For winning three 2013 Excellence in Technology Transfer awards from the Federal Laboratory Consortium.
Driving new technologies to market is the right focus for our national laboratory system. It's the best way to ensure the public benefits from the research it's paying for.
The awards were for projects that hold particular promise for improving lives.
One is for "radiogel," a line of products that allow cancer specialists to deliver higher doses of radiation exactly where needed when fighting tumors that cannot be surgically removed.
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Another is for recent progress in improving the performance of "redox flow" batteries, which could one day be used for storing large amounts of renewable energy and providing greater stability to the energy grid.
The third is for a collaborative effort with Owlstone Ltd., in Cambridge, England, to improve technology that can detect and identify very small amounts of chemicals, alerting authorities to a terrorist's hidden explosives, for example.
Knowledge is always good, but discoveries that make us safer and healthier are even better.
To Russian President Vladimir Putin for signing a bill that bars Americans from adopting Russian children.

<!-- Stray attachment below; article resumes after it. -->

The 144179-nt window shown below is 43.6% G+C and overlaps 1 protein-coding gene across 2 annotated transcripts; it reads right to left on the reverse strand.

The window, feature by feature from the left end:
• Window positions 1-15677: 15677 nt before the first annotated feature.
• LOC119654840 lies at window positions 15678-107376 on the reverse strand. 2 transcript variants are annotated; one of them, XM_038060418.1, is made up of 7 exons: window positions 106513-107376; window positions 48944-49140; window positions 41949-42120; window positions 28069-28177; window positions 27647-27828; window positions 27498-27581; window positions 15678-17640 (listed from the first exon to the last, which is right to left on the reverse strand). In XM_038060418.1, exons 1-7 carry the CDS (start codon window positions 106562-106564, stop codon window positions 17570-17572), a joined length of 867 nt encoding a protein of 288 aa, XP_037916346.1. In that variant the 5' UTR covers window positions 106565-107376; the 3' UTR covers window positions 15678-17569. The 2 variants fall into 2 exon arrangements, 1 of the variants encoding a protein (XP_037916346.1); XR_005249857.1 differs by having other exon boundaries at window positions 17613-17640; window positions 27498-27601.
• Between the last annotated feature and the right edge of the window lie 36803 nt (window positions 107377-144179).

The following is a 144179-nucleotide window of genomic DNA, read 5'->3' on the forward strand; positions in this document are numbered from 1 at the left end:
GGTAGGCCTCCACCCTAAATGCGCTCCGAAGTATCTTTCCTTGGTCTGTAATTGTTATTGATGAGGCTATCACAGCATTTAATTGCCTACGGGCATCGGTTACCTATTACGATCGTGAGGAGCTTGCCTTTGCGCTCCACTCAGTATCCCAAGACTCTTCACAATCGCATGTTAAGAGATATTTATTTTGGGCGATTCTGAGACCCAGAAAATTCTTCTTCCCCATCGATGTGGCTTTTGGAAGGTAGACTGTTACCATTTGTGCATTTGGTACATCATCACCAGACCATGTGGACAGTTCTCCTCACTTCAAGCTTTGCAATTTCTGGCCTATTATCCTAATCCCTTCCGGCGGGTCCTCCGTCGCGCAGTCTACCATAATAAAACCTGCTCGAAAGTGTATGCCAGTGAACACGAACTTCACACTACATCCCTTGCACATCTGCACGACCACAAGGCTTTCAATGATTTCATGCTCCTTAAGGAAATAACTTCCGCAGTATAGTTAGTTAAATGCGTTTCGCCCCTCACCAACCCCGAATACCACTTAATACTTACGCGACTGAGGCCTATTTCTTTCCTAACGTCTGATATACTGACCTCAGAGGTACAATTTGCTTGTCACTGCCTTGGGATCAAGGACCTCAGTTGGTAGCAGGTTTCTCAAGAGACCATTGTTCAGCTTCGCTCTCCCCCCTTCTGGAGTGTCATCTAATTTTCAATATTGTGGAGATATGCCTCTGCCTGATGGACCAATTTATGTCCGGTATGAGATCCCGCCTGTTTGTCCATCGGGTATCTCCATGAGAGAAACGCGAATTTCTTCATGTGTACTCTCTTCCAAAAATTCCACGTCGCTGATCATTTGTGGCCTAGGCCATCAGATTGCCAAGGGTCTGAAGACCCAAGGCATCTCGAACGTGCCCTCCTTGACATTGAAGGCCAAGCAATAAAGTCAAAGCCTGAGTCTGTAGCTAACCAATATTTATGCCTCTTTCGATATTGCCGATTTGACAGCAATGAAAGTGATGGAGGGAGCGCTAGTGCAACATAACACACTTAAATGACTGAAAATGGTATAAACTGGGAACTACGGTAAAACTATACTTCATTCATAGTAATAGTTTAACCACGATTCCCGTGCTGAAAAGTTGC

The move not only bans future adoptions but also 46 that were pending, making the policy all the more heartless.
In some cases, U.S. families had been waiting years to complete the process before having their hopes destroyed by this cruel legislation.
Russia has taken series of measures aimed at what is perceived to be American interference in Russian concerns, from political organizing to the defense of human rights, the Washington Post reported. The adoption bill is seen as retaliation against a U.S. law that targets corrupt Russian officials.
It's hard to imagine a more contemptible response to international relations. Russian journalist Alexander Minkin, on his blog for the Ekho Moskvy website, described it as "cannibalistic," the Post reported.
With Americans placing sanctions on certain corrupt Russian bureaucrats, he wrote, Moscow strikes back by punishing its own orphans. Russia has plenty of them -- about 700,000, according to one estimate.
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To the Department of Energy for failing to provide adequate oversight of CH2M Hill Plateau Remediation Co.'s contract at Hanford.
As a result, the company's efforts were not aligned with required environmental cleanup work for three years, according to results of a Department of Energy Office of Inspector General audit.
Because of problems with cost projections, DOE has not been able to consistently monitor CH2M Hill's cost performance on its $5.6 billion contract for cleanup of central Hanford and contaminated groundwater, according to the audit.
DOE disagreed with several of the conclusions in the report, telling the Inspector General's office that recommendations in the report have been implemented and the report no longer reflects how the contract is administered.
A follow-up audit is in order to make certain the changes are having the desired effect.